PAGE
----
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Sparks Fly At Trump Fraud Hearing


Chaos ensued during the hearing.

Former President Trump engaged in a heated exchange with New York Judge Arthur Engoron as he took the stand on Monday during a non-jury civil trial related to New York Attorney General Letitia James’ lawsuit against him and his businesses in the state.

According to Fox, Kevin Wallace, an attorney from the New York Attorney General’s Office, began his line of questioning by focusing on Trump’s financial statements. Trump downplayed the significance of these statements, suggesting that banks didn’t pay much attention to them. When asked how he knew that, Trump cited his extensive experience in dealing with banks over five decades, asserting that they primarily evaluated the deals themselves.

As the trial unfolded, Trump referred to it as a “crazy trial,” but Judge Engoron intervened, urging him to answer questions directly without lengthy speeches. Trump’s defense attorney, Chris Kise, argued that the questions required open-ended responses.

Wallace then presented Trump with his 2014 financial statement, emphasizing that Trump had personally prepared it. Trump explained that he had provided the preparers with as much information as possible to assist them in creating the statements.

When asked about his personal responsibilities in this process, Trump responded, “It was so long ago, but well beyond the statute of limitations for anyone else, but not me because I’m sure the judge will rule against me.” Judge Engoron questioned whether this remark was necessary, but Kise defended Trump’s right to some leeway.

However, Judge Engoron persisted in requesting that Trump “answer the question,” stressing that while he could attack him, he should still provide direct answers. Trump testified that he had authorized and provided the necessary information for the statements, given his expertise in the matter.

Wallace continued to press Trump, inquiring about whether the values on the statements were ever inaccurate. Trump admitted that occasionally they were either too high or too low, mentioning that Mar-a-Lago had been underestimated but he had taken no action to rectify it. Trump also claimed that properties like 40 Wall St. and Doral were undervalued in his opinion.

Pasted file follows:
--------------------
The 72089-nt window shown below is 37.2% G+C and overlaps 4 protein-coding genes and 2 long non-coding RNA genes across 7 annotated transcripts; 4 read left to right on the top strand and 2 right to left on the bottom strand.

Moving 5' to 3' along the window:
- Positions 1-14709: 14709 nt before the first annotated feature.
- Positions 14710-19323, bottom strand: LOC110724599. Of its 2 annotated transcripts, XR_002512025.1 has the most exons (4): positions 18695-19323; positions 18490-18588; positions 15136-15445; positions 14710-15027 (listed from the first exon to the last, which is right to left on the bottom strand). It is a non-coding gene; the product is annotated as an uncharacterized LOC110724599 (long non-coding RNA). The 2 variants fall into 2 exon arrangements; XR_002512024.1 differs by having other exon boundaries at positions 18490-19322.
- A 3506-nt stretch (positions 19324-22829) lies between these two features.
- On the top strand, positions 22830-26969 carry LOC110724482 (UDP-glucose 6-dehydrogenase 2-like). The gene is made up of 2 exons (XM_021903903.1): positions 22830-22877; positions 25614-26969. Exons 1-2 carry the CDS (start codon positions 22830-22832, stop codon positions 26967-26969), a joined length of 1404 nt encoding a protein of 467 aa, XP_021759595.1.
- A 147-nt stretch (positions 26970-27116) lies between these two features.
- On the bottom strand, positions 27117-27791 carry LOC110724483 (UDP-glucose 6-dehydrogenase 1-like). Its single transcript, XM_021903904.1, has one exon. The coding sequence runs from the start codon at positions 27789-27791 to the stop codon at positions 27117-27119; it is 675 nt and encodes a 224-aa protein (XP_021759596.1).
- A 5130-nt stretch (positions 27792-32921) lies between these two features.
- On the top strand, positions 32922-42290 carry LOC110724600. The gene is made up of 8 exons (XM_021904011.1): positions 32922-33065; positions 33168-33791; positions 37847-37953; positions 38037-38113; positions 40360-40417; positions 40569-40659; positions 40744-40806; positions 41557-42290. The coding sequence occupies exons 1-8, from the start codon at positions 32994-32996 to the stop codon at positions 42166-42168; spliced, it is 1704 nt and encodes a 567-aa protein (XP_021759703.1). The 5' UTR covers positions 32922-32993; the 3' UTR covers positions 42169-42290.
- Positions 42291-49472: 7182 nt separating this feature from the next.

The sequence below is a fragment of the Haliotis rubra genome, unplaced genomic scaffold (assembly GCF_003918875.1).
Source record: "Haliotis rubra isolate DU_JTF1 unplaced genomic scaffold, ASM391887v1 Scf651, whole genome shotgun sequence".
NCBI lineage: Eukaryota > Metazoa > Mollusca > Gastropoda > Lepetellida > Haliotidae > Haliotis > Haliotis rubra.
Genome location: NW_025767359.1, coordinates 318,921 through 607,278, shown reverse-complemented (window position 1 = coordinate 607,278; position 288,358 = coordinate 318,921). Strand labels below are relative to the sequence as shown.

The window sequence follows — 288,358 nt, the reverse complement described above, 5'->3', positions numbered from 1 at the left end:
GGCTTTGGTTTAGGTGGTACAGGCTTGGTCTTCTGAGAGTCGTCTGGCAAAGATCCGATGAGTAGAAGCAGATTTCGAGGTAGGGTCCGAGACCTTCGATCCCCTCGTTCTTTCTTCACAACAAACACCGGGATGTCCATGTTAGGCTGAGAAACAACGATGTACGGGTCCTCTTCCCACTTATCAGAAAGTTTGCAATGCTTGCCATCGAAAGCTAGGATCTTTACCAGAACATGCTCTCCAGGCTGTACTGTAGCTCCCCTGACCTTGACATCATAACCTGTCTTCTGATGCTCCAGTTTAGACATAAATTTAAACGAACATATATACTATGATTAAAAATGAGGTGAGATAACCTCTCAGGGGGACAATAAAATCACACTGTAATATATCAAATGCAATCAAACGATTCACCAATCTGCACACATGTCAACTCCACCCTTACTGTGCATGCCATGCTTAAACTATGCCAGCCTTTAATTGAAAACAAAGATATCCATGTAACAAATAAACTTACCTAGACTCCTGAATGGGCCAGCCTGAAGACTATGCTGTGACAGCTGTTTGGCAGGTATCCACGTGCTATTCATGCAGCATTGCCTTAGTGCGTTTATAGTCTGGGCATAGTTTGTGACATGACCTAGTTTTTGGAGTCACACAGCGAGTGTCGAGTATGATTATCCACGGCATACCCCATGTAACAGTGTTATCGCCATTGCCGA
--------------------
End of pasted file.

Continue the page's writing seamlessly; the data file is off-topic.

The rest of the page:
In a pointed remark, Trump criticized Judge Engoron for his valuation of Mar-a-Lago, claiming it was worth significantly more than the judge’s assessment. He also stated that he did not include the brand value in the statements, as it would have inflated their worth.

Wallace attempted to ask more questions, but Trump continued to offer unsolicited commentary. Judge Engoron reproached Trump for his behavior, emphasizing that the courtroom was not a political rally.

Kise argued that some questions required narrative responses, and Judge Engoron criticized Trump for his repetitiveness. He implored Kise to control his client.

Wallace proceeded with further questioning, and Judge Engoron again urged Kise to exert control over Trump’s behavior. Kise defended Trump, arguing that the questions were not concise and that Trump wasn’t a lawyer.

As the back-and-forth continued, Judge Engoron expressed his frustration with Trump’s responses and Kise’s inability to manage his client. Trump’s defense maintained that the manner in which they answered the questions was necessary and relevant.

Another attorney, Alina Habba, interjected, suggesting that Wallace should pose better questions. Judge Engoron made it clear that he did not want to hear Trump’s speeches during the trial.

Habba responded by suggesting that the judge should be present to listen to the former president’s testimony. In response, Trump expressed his view that the trial was unfair and hoped that the public was observing the proceedings closely.